For a successful investment regime, trade promotion must go hand in hand with investment facilitation
By Robert Ssuuna
An interaction with any lay businessman on Uganda’s urban streets on factors affecting investment decision in Uganda highlights a unanimous accusation, “Uganda’s investment regime favours foreigners as opposed to domestic investors”. Interaction with another actual investor (domestic or foreign), the issues raised are lack of cheap/affordable credit, rent seeking amongst public servants, protracted procurement processes, red tape, limited capacity to mobilise startup capital and crown it all with the proverbial high-cost of doing business!
Drawing conclusions without the consideration of the views from the two categories could be problematic. For instance, let us look at the process of incorporation, the cost of incorporation and basic incentives available for investors. The process for incorporating a company from obtaining a business name to a company seal in both cases (local or foreign) takes seven steps. In terms of the costs, incorporating a local company whose share capital is below sh5m ( three copies) on average takes less than $100 as opposed to about $305 for foreign companies (estimates based on statutory figures from Uganda Registration Services Bureau).
Going by the numbers as reflected in the Uganda Investment Abstracts, taking financial years 2014/15-2015/16, we can deduce the following. Three hundred twenty seven projects were licensed in the financial year 2014/15, out of which 55 (17%) were local, 40(12%) were Joint ventures and 232(71%) were foreign-owned.
In the financial year 2015/16, this trend improved. Out of the 353 licensed projects, 91 (25.8%) were local, 16 (4.5%) joint ventures and 246 (69.7%), foreign. We are, therefore, seeing an improvement in the number of local investments.
The above figures point to the fact that all investors (local or foreign), require a favourable investment environment with simplified and seamless registration process before we even think of other cooperant factors such as market access, access to credit, cheaper energy and perfect transport infrastructure. Investment decision is influenced by both promotion and investment facilitation activities.
Uganda’s investment promotion initiatives overtime include first setting up an autonomous agency responsible for investment; providing investment incentives such as issuance of land, special economic zones and granting tax holidays where applicable. However, no matter how robust the investment promotion initiatives are, without a formidable investment facilitation strategy, the investment regime is as good as incomplete. For a successful investment regime, trade promotion must go hand in hand with investment facilitation.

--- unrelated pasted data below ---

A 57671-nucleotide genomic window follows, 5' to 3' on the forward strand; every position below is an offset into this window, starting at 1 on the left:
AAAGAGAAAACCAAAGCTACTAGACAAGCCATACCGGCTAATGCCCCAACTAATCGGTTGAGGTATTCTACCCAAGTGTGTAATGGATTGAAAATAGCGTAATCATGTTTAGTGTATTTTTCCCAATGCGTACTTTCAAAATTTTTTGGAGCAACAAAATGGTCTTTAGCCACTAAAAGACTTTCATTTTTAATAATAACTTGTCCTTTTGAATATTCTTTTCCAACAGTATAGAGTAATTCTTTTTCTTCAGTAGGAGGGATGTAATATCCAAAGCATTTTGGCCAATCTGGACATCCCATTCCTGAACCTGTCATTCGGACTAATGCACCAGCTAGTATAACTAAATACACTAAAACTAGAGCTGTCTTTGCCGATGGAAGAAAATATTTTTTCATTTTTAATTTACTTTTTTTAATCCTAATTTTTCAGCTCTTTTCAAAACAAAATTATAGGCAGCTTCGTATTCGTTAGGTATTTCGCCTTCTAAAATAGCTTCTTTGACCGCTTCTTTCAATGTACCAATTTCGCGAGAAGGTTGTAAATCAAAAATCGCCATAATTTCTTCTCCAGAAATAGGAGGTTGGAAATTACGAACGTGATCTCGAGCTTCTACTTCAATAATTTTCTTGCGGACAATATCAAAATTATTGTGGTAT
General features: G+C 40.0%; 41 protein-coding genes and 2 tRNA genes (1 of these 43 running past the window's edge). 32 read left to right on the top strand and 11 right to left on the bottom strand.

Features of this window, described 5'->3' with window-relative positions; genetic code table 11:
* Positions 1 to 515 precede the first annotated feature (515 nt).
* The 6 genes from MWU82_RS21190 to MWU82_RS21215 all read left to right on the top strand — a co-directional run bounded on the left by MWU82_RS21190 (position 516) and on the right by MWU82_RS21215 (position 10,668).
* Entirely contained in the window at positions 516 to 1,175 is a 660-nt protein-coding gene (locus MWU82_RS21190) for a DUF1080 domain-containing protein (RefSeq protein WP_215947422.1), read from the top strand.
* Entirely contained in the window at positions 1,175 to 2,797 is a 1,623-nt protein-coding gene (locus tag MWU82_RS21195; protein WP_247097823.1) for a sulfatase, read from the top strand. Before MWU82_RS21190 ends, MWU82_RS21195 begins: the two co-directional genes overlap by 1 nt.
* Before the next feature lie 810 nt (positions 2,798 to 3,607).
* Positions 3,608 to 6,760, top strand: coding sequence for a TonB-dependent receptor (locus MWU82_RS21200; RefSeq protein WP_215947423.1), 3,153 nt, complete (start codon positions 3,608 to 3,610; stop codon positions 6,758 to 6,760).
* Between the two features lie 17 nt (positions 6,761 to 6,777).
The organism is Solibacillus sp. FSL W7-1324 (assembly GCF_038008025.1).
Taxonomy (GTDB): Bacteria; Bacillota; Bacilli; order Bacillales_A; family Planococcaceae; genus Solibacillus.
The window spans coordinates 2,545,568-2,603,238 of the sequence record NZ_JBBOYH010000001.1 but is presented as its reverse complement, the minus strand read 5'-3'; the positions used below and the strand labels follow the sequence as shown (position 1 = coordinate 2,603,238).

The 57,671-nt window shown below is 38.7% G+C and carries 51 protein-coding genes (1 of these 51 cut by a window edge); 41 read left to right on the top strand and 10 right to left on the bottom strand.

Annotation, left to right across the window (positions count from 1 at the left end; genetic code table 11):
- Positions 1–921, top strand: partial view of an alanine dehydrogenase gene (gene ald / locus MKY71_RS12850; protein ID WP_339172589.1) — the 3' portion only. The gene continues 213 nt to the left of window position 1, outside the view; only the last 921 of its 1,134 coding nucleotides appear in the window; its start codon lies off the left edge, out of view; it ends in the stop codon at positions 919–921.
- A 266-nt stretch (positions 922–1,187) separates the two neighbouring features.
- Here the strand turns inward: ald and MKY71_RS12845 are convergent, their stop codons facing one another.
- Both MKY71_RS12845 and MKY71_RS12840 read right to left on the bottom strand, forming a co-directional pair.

The Uganda Investment Authority should be applauded for the establishment of a one-stop centre for investors where company registration, tax registration and advice, issuance of work permits and other immigration documents, verification of land ownership, assessment of investor environmental compliance and standards advice can be obtained under one roof. This is but a step into investment facilitation. However, a lot more is at hand for Uganda to realise full benefits of an investments regime.
It is, therefore, prudent that the effectiveness of the Uganda Investment Authority’s planning framework is evaluated based on the following pillars as extracted from the United Nations Conference on Trade and Development (UNCTAD) global action menu for investment facilitation.
Promote accessibility and transparency in investment policies and regulations, and procedures relevant to investors.
Enhance predictability and consistency in application of investment policies.
Improve the efficiency of investment administrative procedures.
Build constructive stakeholder relationships in investment policy practice.
Establish monitoring and review mechanisms for investment facilitation.
Enhance international cooperation on investment facilitation.
Complement investment facilitation by enhancing international co-operation for investment promotion for development, including through provisions of international Investment agreements.
My hope is that the earmarked business facilitation centre, once complete, will address most of the above pointers.
However, executing the above also requires adequate resources human and financial. There is need to train a team of competent investment experts, consequently the importance of capacity building at the authority cannot be overly underscored.
The writer is a graduate student of international trade law and trade policy at the Trade Policy Training Centre (TRAPCA) - Arusha Tanzania and Lund University, Sweden